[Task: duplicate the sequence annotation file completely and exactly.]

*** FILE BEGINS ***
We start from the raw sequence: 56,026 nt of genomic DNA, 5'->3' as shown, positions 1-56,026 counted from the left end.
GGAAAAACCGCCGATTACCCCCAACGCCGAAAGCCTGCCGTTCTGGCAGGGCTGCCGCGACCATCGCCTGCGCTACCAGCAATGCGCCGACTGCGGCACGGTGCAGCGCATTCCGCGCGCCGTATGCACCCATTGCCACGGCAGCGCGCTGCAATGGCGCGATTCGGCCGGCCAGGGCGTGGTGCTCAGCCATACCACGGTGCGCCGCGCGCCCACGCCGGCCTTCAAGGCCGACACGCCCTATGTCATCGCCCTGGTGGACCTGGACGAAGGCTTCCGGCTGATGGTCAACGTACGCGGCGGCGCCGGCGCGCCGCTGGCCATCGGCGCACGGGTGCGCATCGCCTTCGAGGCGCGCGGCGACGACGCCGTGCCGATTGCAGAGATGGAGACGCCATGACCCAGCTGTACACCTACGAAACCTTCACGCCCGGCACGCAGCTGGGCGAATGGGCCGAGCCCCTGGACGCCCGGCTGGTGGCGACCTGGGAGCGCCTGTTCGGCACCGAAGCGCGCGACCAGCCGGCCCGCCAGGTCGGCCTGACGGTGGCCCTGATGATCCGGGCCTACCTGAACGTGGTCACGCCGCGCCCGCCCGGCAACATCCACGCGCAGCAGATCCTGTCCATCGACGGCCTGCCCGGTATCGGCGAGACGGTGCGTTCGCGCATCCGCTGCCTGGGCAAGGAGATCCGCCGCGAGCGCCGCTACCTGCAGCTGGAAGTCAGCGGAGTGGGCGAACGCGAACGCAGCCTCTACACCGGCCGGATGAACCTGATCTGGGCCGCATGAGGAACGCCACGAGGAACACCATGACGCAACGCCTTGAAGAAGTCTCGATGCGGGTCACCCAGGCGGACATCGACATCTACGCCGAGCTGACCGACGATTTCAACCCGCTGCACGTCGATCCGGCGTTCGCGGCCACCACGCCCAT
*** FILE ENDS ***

We start from the raw sequence: 56,026 nt of genomic DNA, 5'->3' as shown, positions 1-56,026 counted from the left end.
GGAAAAACCGCCGATTACCCCCAACGCCGAAAGCCTGCCGTTCTGGCAGGGCTGCCGCGACCATCGCCTGCGCTACCAGCAATGCGCCGACTGCGGCACGGTGCAGCGCATTCCGCGCGCCGTATGCACCCATTGCCACGGCAGCGCGCTGCAATGGCGCGATTCGGCCGGCCAGGGCGTGGTGCTCAGCCATACCACGGTGCGCCGCGCGCCCACGCCGGCCTTCAAGGCCGACACGCCCTATGTCATCGCCCTGGTGGACCTGGACGAAGGCTTCCGGCTGATGGTCAACGTACGCGGCGGCGCCGGCGCGCCGCTGGCCATCGGCGCACGGGTGCGCATCGCCTTCGAGGCGCGCGGCGACGACGCCGTGCCGATTGCAGAGATGGAGACGCCATGACCCAGCTGTACACCTACGAAACCTTCACGCCCGGCACGCAGCTGGGCGAATGGGCCGAGCCCCTGGACGCCCGGCTGGTGGCGACCTGGGAGCGCCTGTTCGGCACCGAAGCGCGCGACCAGCCGGCCCGCCAGGTCGGCCTGACGGTGGCCCTGATGATCCGGGCCTACCTGAACGTGGTCACGCCGCGCCCGCCCGGCAACATCCACGCGCAGCAGATCCTGTCCATCGACGGCCTGCCCGGTATCGGCGAGACGGTGCGTTCGCGCATCCGCTGCCTGGGCAAGGAGATCCGCCGCGAGCGCCGCTACCTGCAGCTGGAAGTCAGCGGAGTGGGCGAACGCGAACGCAGCCTCTACACCGGCCGGATGAACCTGATCTGGGCCGCATGAGGAACGCCACGAGGAACACCATGACGCAACGCCTTGAAGAAGTCTCGATGCGGGTCACCCAGGCGGACATCGACATCTACGCCGAGCTGACCGACGATTTCAACCCGCTGCACGTCGATCCGGCGTTCGCGGCCACCACGCCCAT